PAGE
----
Bel Air, MD (PRWEB) June 19, 2013
The Secondary Materials and Recycled Textiles Association (SMART) reports that more than 12,000 elementary school teachers visited the “Wear It? Recycle It!” program hosted on the SMART website this past school year; the “Wear It? Recycle It!” program allowed teachers to access and utilize lesson plans designed to promote clothing and textile recycling. The program's creators say this is one of the strongest responses they have ever seen to a newly developed lesson-plan program. The “Wear it? Recycle It!” lesson plans were introduced in October 2012, the same academic year.
SMART officials estimate that a “better-than-expected” 323,400 students and 12,900 teachers used the “Wear It? Recycle It!” lesson plans and 90 entries were received in a related poster design contest. The entire program, including online micro-website, print and digital promotion, generated a total of more than 2,546,000 impressions during the duration of the program. SMART developed the “Wear It? Recycle It!” educational program in conjunction with The Education Center to present information on clothing and other textiles as recyclable products. The grade-appropriate educational materials showed students that clothing and other textiles can be recycled just like items in their homes they currently recycle such as paper, plastic, glass and aluminum.
“Our class used the lessons during a week-long session that went along with the environmental education unit in our science classes. We discussed recycling your typical items (glass, paper, aluminum). Learning about the recycling of our clothing was an added bonus that fit perfectly into the lesson,” said Margaret Lasee, 3rd grade teacher at Phillips Elementary School, Phillips, WI. “We also did a number of the worksheets to reinforce the lesson. The wrap up of the unit was the poster contest.”
The supplemental lessons are a comprehensive program that teaches students they can recycle more than just their old jeans and t-shirts and that many items they use every day are made from recycled clothing and textiles. The free materials were promoted on a website and through the various outlets of The Education Center.
“We are thrilled to see the number of teachers and students who took advantage of the “Wear It? Recycle It!’ program,” says Jackie King, Executive Director of SMART. “The curricula not only supports the overall educational effort of the teachers, it also delivers an impactful message to the students which encourages the recycling of clothing and textiles. The program highlighted everything SMART stands for from an environmental perspective.”
In addition to the lesson plans, the “Wear It?, Recycle It!” educational program also included a poster design contest. SMART received 90 entries from schools across the U.S. created. The posters showed the benefits of textile recycling, especially recycling their used clothing. First-grader, Islam Hassan, from AQSA Elementary School in Bridgeview, IL, was named the winner of the Kindergarten – 2nd grade division. Traley Haubert, a 3rd grader at Phillips Elementary School in Phillips, WI, won poster design contest in the 3rd-5th grade division. The objective of the poster contest was for the students to depict what “Donate, Recycle, Don’t Throw Away” means to them after learning more about textile recycling.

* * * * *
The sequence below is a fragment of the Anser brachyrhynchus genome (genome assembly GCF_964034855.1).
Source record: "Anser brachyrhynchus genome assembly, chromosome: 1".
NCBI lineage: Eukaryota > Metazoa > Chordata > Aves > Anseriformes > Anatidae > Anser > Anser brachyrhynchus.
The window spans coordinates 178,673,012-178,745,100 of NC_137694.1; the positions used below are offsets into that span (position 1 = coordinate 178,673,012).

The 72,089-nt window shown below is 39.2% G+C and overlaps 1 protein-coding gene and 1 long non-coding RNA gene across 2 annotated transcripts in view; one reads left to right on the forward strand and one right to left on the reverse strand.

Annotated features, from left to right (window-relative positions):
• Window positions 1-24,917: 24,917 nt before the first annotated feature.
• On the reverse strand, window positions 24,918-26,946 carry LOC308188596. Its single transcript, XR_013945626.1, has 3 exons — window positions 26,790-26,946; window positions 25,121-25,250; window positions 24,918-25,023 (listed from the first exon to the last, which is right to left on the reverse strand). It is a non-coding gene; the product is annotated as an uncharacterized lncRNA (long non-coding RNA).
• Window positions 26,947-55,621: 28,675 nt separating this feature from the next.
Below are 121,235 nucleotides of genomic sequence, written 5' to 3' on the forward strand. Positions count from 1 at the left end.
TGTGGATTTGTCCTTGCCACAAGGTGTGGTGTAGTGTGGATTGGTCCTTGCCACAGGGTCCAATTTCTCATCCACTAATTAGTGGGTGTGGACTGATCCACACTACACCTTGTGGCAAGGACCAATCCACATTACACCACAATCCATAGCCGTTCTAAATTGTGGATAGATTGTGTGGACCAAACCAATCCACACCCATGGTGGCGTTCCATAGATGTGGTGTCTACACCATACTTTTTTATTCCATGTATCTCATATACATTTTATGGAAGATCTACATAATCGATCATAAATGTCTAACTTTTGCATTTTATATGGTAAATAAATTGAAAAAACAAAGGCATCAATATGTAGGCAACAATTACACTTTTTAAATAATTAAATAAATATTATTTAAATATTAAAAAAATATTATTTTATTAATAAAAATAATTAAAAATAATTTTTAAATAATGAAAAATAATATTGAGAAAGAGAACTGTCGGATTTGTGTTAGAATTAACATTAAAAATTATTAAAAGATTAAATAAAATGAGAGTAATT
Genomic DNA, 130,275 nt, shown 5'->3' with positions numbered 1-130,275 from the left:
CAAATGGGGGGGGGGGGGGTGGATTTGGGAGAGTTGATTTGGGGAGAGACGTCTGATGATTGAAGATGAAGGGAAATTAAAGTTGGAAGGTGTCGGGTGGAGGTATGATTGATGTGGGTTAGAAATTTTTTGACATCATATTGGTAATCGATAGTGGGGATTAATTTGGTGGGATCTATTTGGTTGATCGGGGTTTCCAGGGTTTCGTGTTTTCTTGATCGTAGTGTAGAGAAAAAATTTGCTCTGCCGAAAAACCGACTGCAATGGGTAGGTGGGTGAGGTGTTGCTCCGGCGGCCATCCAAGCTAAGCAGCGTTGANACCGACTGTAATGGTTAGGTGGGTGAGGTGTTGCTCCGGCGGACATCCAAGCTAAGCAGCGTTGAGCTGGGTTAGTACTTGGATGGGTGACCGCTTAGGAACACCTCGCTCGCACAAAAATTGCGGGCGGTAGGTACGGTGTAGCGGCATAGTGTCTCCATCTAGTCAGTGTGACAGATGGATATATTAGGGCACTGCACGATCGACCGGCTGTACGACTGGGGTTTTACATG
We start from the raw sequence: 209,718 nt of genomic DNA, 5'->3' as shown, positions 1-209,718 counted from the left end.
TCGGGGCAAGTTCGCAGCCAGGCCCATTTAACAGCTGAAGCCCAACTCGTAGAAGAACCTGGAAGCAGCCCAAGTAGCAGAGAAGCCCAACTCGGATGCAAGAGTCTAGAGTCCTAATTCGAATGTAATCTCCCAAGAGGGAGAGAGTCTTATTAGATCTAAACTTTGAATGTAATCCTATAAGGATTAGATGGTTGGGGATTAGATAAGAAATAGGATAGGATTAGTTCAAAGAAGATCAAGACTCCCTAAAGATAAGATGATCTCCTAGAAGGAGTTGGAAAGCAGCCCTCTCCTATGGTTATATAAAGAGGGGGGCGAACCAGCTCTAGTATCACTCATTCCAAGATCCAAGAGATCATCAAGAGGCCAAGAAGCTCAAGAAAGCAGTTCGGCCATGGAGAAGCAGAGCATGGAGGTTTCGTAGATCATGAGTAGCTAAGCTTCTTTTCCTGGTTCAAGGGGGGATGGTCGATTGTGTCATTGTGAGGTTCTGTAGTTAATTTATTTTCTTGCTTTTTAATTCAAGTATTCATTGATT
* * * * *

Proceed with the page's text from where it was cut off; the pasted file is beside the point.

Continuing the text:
The winners received 10 t-shirts and 10 posters with their winning drawing on it for their family and friends, one t-shirt and one poster for the principal and one t-shirt and one poster for the teacher. The t-shirts used in making the shirts were made from 100% recycled textiles. SMART’s President, Lou Buty, and Vice President, Jeff Pearl, selected the winning poster entries.
The educational materials remain available to teachers and the public and can be accessed via the SMART website at http://www.smartasn.org/educators-kids.
For additional information, contact Paul Bailey at the Fallston Group at 410-420-2001.
Secondary Materials and Recycled Textiles (SMART) is an international nonprofit trade association that strengthens the economic opportunities of its diverse membership by promoting the interdependence of our industry segments and providing a common forum for networking, education and trade. Since 1932, SMART has been at the forefront of recycling. SMART members use and convert recycled and secondary materials from used clothing, commercial laundries and non-woven, off spec material, new mill ends and paper from around the world. SMART member companies create thousands of jobs worldwide. SMART members prove each day that you can make money by being socially responsible.
For additional information on SMART, visit the association’s website at http://www.SMARTasn.org. The following link will take you directly to informational videos on textile recycling http://www.smartasn.org/about/videos.cfm.
To download the iRecycle app visit http://www.Earth911.com. The app allows users to find clothing and textile recycling drop-off locations in their area.